 Both contain autonomic ganglia  house the cell body of the preganglionic neurons.

 Both are involuntary  Both are concerned with the body’s internal

environment. (homeostasis)

 Divisions perform dramatically different functions.


The Parasympathetic Division

 Also termed the craniosacral division.  Primarily concerned with:

 conserving energy  replenishing nutrient stores.

 Is most active when the body is at rest or digesting a meal.  nicknamed the “rest-and-digest” division

 Works with the sympathetic division in maintaining homeostasis (a constant internal environment).


The Sympathetic Division

 Also termed the thoracolumbar division.

 Primarily concerned with preparing the body for emergencies.

 referred to as the “fight-or-flight” division

 Increased sympathetic activity results in:  increased alertness

 Increased metabolic activity



Anatomic Differences

 Divisions are distinguished by several anatomic differences.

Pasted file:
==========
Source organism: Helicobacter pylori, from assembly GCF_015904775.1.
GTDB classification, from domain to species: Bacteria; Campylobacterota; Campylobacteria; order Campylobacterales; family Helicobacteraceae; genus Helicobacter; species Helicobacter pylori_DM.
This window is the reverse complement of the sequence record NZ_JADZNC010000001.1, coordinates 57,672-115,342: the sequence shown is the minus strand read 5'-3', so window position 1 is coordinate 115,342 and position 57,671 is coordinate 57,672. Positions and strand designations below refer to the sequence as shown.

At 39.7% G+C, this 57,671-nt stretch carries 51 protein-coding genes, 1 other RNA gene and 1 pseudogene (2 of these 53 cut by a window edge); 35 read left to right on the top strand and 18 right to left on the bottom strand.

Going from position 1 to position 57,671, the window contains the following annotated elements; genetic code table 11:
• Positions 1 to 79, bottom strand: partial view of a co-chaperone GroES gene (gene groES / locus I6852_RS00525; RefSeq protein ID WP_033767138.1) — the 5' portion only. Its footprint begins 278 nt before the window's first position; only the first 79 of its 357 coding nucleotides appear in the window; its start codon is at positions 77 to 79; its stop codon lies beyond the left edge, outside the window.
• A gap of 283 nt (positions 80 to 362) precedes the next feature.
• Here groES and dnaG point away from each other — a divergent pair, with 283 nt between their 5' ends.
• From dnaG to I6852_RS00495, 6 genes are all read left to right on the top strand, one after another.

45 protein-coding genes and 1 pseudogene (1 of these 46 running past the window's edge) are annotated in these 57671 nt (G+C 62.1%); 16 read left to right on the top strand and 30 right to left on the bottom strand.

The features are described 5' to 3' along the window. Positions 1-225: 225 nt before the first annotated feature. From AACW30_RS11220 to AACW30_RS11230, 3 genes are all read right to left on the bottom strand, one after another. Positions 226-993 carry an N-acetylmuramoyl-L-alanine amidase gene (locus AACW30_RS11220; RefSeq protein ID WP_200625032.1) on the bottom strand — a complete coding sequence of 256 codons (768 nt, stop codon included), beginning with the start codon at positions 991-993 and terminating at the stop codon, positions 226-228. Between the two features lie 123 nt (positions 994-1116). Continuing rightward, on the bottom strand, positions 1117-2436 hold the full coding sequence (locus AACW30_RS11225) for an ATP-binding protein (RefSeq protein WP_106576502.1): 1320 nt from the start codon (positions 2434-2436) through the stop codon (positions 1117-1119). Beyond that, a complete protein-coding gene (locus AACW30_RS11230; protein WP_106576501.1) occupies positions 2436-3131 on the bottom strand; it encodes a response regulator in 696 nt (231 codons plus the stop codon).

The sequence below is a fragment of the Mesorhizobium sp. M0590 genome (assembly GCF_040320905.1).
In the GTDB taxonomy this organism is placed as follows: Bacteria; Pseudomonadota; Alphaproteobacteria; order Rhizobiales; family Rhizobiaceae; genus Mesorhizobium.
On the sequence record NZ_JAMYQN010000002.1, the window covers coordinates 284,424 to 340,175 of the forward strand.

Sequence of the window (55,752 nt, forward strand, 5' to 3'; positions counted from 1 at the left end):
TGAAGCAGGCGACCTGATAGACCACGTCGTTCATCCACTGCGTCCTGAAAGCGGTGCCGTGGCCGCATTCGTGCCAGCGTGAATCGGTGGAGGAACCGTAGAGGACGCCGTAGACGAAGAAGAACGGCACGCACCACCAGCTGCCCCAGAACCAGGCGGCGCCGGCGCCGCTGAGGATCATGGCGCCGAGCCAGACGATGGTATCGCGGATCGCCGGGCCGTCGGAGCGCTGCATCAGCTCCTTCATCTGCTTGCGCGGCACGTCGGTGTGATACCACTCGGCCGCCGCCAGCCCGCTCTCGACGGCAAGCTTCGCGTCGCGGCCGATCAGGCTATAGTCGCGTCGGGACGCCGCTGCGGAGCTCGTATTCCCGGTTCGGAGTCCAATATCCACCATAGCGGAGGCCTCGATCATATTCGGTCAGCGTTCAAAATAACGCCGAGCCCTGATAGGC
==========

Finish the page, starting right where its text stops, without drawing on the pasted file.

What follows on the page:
 Preganglionic neuron cell bodies are housed in different regions of the CNS.

 Parasympathetic preganglionic neurons originate in either:

 Brainstem

 lateral gray matter of the S2–S4 spinal cord regions.

 Sympathetic preganglionic neurons originate in:

 lateral horns of the T1–L2 spinal cord regions



Anatomic Differences

 Parasympathetic division is structurally simple.  Parasympathetic division is also termed the

craniosacral division because its preganglionic neurons are:  housed within nuclei in the brainstem  within the lateral gray regions of the S2–S4 spinal cord


 Postganglionic neurons in the parasympathetic division are found in  terminal ganglia: are located close to the

target organ  intramural ganglia: located within the wall of

the target organ


Cranial Nerves: parasympathetic division

 Associated with the parasympathetic division:

 the oculomotor (CN III)

 facial (CN VII)

 glossopharyngeal (CN IX)

 vagus (CN X)

 First three of these nerves convey parasympathetic innervation to the head.

 Vagus nerve is the source of parasympathetic stimulation for:

 thoracic organs

 most abdominal organs.


Spinal Nerves: parasympathetic division